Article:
Online mentoring can help professionals succeed
If you were asked to think about mentoring, the image of a seasoned professional stooping over a recent graduate’s desk to give them feedback on their professional assessment or POP Record might spring to mind. All of these things are now taking place online (and have been for some time) via CIAT’s MentorMatchMe platform.
MentorMatchMe helps CIAT members to receive independent advice from someone who’s ‘been there before’. Mentors can provide guidance on career trajectory, developing a specialism, identifying strengths and overcoming non-technical professional challenges.
For Dr Suha Jaradat, a seasoned academic and lecturer at Edinburgh Napier University, it was the place where she went for advice on securing her chartered membership. Upon joining, Suha scoured a list of potential mentors to find someone she could relate to.
|Dr Suha Jaradat (left) and Paula Bleanch (right) met through the MentorMatchMe platform.|
She stumbled upon Paula Bleanch’s page. Paula had lectured at Northumbria University and was keen to help academics like herself. Suha tentatively contacted her and asked if Paula would consider mentoring her. To her delight, Paula said yes. The pair arranged an online meeting and quickly got to know each other.
“We had similar expectations,” Paula explains. They were both busy academics and decided to meet once a month via Zoom.
The MentorMatchMe platform ensured that neither of them would be underwhelmed or exhausted by the process. “A really good thing about the MentorMatchMe platform is that it asks you to set really clear goals from the start about what you want to do and how much time is going to be involved,” Paula said.
Suha found the mentoring very helpful. Paula had “a lot of useful advice and guidance” and setting realistic targets “kept [her] focussed”. The process also boosted her confidence.
When describing the experience, Suha used the word “empowering”. She gave the example of Paula sending her an encouraging email the day before her professional interview. “These little things are valuable … you feel like there’s someone who believes in you.”
Paula didn’t have a mentor to help her gain her chartered membership but had been mentored earlier in her career. She sees mentoring as her way of “paying it back” and described the process – through which she helped Suha achieve her goal - as one that gave her “an incredible sense of satisfaction."
When Paula found out that Suha had passed she was overjoyed. “It made me feel like a million dollars,” she said, and described Suha as “a real asset.”
 Positive professional experiences
Paula believes that mentoring could help more females gain their chartered qualification. She noted that there is a significant drop off between females studying Architectural Technology and females who ultimately become chartered members. Having the support of somebody else saying “I’ve been there, I’ve done it,” could be vital, she says.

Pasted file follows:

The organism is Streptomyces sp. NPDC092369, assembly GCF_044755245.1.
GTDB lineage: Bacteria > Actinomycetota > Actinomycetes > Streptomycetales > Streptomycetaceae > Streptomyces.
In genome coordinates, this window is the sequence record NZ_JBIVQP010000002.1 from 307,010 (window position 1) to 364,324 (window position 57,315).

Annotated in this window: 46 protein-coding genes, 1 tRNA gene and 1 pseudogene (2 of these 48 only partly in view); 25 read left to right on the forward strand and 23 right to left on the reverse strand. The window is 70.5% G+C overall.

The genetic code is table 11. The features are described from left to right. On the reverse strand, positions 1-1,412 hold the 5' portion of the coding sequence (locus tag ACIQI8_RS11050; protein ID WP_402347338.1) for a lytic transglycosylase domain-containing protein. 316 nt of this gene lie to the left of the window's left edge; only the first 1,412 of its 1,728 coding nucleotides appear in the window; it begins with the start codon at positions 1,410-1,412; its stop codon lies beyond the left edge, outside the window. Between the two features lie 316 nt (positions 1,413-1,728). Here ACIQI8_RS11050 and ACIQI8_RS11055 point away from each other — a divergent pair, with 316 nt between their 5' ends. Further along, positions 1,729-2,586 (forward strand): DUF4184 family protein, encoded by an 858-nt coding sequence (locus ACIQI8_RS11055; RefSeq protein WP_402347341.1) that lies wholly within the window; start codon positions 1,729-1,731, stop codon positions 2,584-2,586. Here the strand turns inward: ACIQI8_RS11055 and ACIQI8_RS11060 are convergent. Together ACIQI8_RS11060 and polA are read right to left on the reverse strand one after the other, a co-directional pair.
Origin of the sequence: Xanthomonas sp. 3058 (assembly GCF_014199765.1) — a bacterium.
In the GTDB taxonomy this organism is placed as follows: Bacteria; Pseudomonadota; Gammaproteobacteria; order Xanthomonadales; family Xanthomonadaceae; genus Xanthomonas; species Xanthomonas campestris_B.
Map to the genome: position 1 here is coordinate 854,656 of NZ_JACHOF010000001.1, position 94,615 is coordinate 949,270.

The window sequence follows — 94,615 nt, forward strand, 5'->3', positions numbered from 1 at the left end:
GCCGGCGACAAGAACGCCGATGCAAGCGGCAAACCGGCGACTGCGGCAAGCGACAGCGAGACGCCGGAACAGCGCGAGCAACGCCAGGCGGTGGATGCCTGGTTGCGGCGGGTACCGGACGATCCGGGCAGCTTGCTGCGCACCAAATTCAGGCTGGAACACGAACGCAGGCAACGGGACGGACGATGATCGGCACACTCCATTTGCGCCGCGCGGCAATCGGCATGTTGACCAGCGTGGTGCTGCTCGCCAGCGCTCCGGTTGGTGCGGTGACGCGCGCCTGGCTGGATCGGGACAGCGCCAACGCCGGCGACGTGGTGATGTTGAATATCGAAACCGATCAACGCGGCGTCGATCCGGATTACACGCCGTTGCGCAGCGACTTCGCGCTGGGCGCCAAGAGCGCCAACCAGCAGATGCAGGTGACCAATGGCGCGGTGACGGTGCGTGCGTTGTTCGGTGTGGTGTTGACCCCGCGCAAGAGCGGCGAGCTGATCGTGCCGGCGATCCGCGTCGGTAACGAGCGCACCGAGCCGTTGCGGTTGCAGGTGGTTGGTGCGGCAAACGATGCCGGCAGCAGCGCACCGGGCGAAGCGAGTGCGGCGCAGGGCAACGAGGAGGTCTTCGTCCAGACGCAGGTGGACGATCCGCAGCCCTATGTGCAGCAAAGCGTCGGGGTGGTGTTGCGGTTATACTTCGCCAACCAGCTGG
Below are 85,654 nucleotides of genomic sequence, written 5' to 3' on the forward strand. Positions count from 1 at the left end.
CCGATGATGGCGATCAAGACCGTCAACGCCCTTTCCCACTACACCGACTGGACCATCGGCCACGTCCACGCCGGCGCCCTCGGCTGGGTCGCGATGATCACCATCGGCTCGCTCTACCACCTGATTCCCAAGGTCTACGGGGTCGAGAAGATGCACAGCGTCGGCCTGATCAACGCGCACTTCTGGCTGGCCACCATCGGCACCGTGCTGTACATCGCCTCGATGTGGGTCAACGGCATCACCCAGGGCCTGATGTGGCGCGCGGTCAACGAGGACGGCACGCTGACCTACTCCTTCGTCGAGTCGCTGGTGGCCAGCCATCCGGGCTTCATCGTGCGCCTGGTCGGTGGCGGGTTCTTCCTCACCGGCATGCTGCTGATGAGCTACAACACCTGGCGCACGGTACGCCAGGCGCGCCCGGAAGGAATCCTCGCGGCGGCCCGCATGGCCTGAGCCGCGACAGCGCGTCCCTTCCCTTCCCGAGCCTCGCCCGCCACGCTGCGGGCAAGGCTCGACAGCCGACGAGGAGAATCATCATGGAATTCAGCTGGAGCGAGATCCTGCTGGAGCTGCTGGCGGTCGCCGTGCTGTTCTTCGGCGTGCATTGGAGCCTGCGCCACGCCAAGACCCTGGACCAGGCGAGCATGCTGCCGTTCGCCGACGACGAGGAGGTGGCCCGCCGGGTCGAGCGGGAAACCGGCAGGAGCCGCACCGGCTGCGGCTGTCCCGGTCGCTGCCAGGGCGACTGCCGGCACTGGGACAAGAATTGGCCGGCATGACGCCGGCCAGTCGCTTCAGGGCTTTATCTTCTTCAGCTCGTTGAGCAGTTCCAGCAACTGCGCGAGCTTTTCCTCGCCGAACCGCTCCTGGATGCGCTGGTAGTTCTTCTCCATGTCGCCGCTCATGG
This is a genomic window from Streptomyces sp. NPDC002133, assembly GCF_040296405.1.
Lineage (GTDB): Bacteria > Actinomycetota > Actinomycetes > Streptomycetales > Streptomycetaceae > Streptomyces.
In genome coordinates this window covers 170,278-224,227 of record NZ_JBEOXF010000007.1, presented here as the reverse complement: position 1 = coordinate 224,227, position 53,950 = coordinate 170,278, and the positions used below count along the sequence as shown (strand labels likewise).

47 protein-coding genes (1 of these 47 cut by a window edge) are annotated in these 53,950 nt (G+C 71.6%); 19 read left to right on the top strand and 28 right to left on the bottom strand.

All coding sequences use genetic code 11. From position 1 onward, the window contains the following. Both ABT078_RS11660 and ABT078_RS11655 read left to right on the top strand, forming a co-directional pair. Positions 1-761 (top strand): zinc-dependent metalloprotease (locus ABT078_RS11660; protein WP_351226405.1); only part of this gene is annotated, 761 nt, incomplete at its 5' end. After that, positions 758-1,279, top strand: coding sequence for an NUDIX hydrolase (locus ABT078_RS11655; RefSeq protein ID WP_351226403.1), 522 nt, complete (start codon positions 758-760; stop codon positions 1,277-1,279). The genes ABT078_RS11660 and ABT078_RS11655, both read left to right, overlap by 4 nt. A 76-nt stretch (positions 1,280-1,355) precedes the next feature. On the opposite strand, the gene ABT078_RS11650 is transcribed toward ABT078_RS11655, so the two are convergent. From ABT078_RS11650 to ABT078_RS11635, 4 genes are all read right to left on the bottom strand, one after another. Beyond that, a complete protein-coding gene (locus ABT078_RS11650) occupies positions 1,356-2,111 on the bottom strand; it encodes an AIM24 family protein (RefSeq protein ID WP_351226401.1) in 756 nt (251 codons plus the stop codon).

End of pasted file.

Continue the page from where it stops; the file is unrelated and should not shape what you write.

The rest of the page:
Paula was full of praise for the MentorMatchMe platform. “Since it has been introduced it has gotten better and better,” she said. “I’d really encourage other people to sign up for it if they haven’t already.”
When asked if she would consider mentoring anyone herself given that she’d had such a positive experience, Suha says, “I’ve already signed up.”
This article originally appeared in the Architectural Technology Journal (at) issue 134 published by CIAT in Summer 2020 under the headline, 'Online mentoring can help members succeed.' It was written by James Evans, Communications & Digital Administrator.
 Related articles on Designing Buildings Wiki
- CIAT articles.
- Construction apprenticeships.
- Exploring the impact of the ageing population on the workforce and built environment.
- Five ways mentoring can benefit a career.
- Skills to build.
- Tackling the construction skills shortage.
- TESP calls for industry mentors.
Diversity, social value and skills
- Diversity and inclusion
- Skills and careers
- Social value
- Academic research
- A-Z of EDI: Definitions
- Building People 'Network of Networks'
- Building People platform
 Join in
Building People is bringing together the huge amount of resource that exists across the Built Environment industry, with a focus on diversity and inclusion, skills and careers, and social value.
We need your help to do this.
Have you got useful material to share? Do you know of information that would be helpful to others? If it is relevant to the Built Environment and to diversity, skills and social value, then it's relevant to others. Help them find it by using the guidelines below.
 Add your own content
- For guidance about writing and adding your own content see Get started - top tips and help.
- Some articles are more popular and useful than others. This article explains more.
- Make sure you use the right title as this helps search engines find it. See here for guidance.
- Add your signature to link readers to your profile.
- Tick the 'People' box when you submit the article - that way your content will appear in this Building People microsite.
- Finding it tricky? Contact us for assistance.